Leave Cthulhu Alone
We've all been there... Friday night, just hanging out at your house at R'lyeh dreaming, waiting for your cult leader servant to finally complete the ritual that will grant you power over the alien geometries of the underdarkness, making the very sun of heaven seem distorted when viewed through the polarising miasma welling out from the sea-soaked perversion of your chaos. But then, all these lame-o cops, Miskatonic professors, mystics, and asylum escapees just had to show up and try to ruin your fun. Good thing your very tentacley touch brings the corrupted servitude of madness. Still, you'd think they'd just learn to Leave Cthulhu Alone! In this flashpunk tower defense game from Loserville Express, chilling with the old ones has never been so much fun!
The general goal is to keep the cultist safe from anyone who'd try to stop his ritual. Use the [arrow] keys to move throughout the four rooms of your dread mansion, or use the [1-4] number keys to teleport instantly. When your power meter is full, aim and hit the [spacebar] to mutate your enemies, then again to place them. Different enemies will launch different types of attacks. The power bar refills with time and gets a boost after a successful kill. Cthulhu fhtagn!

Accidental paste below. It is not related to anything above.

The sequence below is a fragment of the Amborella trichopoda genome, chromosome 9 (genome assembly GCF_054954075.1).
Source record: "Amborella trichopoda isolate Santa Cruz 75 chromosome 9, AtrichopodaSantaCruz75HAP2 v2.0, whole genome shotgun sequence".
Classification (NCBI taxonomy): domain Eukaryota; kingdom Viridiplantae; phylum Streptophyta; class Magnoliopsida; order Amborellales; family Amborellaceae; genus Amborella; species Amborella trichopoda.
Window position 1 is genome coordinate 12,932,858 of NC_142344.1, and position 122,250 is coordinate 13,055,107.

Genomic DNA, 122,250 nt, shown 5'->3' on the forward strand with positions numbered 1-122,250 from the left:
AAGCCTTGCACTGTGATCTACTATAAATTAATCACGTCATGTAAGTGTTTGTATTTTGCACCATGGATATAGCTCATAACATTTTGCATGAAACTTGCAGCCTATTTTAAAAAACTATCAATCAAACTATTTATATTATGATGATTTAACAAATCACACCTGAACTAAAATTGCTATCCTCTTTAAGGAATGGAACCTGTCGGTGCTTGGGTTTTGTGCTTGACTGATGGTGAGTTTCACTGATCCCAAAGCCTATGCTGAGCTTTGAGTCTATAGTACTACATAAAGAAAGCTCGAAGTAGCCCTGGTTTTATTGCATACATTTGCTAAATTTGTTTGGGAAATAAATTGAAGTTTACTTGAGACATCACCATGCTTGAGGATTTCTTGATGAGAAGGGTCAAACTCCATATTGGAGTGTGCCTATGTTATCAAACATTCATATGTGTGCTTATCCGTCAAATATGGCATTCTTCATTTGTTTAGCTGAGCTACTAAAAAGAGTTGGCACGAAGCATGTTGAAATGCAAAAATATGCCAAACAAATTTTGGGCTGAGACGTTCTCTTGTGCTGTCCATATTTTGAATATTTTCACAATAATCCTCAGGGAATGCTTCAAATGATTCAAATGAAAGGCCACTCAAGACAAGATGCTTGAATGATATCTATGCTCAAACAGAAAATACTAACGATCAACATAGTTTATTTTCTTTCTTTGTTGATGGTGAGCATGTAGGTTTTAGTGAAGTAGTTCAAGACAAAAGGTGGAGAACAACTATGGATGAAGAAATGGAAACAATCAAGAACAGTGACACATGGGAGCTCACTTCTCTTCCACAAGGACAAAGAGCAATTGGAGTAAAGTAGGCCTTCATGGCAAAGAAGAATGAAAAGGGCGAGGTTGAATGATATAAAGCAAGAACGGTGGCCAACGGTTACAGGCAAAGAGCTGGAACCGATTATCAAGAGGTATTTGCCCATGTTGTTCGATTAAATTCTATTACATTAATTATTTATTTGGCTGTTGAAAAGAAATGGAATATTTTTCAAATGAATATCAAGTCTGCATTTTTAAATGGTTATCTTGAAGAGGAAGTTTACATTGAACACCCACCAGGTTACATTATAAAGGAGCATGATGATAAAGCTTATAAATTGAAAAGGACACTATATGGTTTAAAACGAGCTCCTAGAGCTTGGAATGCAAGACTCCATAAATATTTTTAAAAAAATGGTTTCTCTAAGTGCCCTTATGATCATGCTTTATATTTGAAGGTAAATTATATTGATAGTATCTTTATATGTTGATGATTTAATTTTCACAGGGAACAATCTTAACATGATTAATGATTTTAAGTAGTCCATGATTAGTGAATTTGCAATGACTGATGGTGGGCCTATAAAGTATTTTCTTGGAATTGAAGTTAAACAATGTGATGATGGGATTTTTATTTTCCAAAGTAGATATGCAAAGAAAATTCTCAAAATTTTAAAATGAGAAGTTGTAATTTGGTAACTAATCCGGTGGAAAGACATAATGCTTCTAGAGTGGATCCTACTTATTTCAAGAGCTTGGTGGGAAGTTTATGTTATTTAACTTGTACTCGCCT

Backed by a unique visual style and some hilariously snarky dialogue, Leave Cthulhu Alone makes for a good hour of fun. Don't come looking for serious horror: this is a game based around dark amusement rather than scares. It takes a while for it to get going: the first half-dozen or so levels feel like an extended tutorial more than anything. Once it does, though, there's a nice difficulty curve and the multi-room indoor locale makes for a interesting variation on the genre. Gameplay could have been improved with a pause key, and Lovecraft traditionalists will wonder where Cthully's wings went, but tower defense fans should definitely try Leave Cthulhu Alone. Or should that be "LEAVE CTHULHU ALOOOOONE!!!"?
This game was actually quite a bit of fun. I had quite a bit of trouble after the introduction of the Druid (I will give no gameplay details about those guys, except that I despise them), but the game became much easier, and even beatable, once I discovered that I could move the pentagram with the arrow keys. Needless to say, I felt silly.
Though some trappings of tower defense are there, the fact the resources at your disposal are given to you, rather than chosen, really makes this play a little more like a puzzle game than a strategy game. Though, of course, there's some overlap between the two. That's just an observation more than a comment.
I'm a big fan of the humorous treatment of the fairly direct Lovecraftian trappings though. There's no need to use silly parody names or reinvent the wheel when using the Cthulhu Mythos for comedy. Anything that bold-facedly serious and stark makes for great comedy.
I'm really stuck at the level with loonise running around in strait jackets. I've havent found out what their advantage was except that they seem to replenish my energy bar quickly...